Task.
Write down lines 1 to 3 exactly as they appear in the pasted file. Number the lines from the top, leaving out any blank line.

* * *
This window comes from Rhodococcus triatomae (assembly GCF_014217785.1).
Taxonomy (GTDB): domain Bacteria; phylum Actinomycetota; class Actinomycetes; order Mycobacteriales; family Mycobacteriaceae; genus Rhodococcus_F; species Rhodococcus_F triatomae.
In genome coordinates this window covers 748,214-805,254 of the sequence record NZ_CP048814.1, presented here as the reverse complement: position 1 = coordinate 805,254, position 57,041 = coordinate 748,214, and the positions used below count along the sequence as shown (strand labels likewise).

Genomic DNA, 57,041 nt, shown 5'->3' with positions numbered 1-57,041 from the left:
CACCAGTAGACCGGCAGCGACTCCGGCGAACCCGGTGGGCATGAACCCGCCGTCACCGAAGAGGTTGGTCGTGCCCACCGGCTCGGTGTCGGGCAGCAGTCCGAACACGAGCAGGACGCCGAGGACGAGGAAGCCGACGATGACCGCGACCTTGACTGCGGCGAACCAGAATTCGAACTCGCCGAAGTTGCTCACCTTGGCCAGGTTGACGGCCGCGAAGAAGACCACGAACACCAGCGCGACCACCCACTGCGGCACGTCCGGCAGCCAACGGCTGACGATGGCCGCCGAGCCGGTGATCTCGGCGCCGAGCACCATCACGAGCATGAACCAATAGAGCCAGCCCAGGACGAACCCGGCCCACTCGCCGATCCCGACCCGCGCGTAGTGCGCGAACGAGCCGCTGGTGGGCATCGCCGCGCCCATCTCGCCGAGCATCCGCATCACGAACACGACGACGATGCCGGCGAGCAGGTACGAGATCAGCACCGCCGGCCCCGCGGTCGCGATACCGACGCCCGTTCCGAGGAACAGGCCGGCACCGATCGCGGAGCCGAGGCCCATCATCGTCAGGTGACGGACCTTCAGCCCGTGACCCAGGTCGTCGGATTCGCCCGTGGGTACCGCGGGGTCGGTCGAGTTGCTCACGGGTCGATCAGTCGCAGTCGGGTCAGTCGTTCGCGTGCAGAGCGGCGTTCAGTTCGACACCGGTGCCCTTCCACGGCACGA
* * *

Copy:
This window comes from Rhodococcus triatomae (assembly GCF_014217785.1).
Taxonomy (GTDB): domain Bacteria; phylum Actinomycetota; class Actinomycetes; order Mycobacteriales; family Mycobacteriaceae; genus Rhodococcus_F; species Rhodococcus_F triatomae.
In genome coordinates this window covers 748,214-805,254 of the sequence record NZ_CP048814.1, presented here as the reverse complement: position 1 = coordinate 805,254, position 57,041 = coordinate 748,214, and the positions used below count along the sequence as shown (strand labels likewise).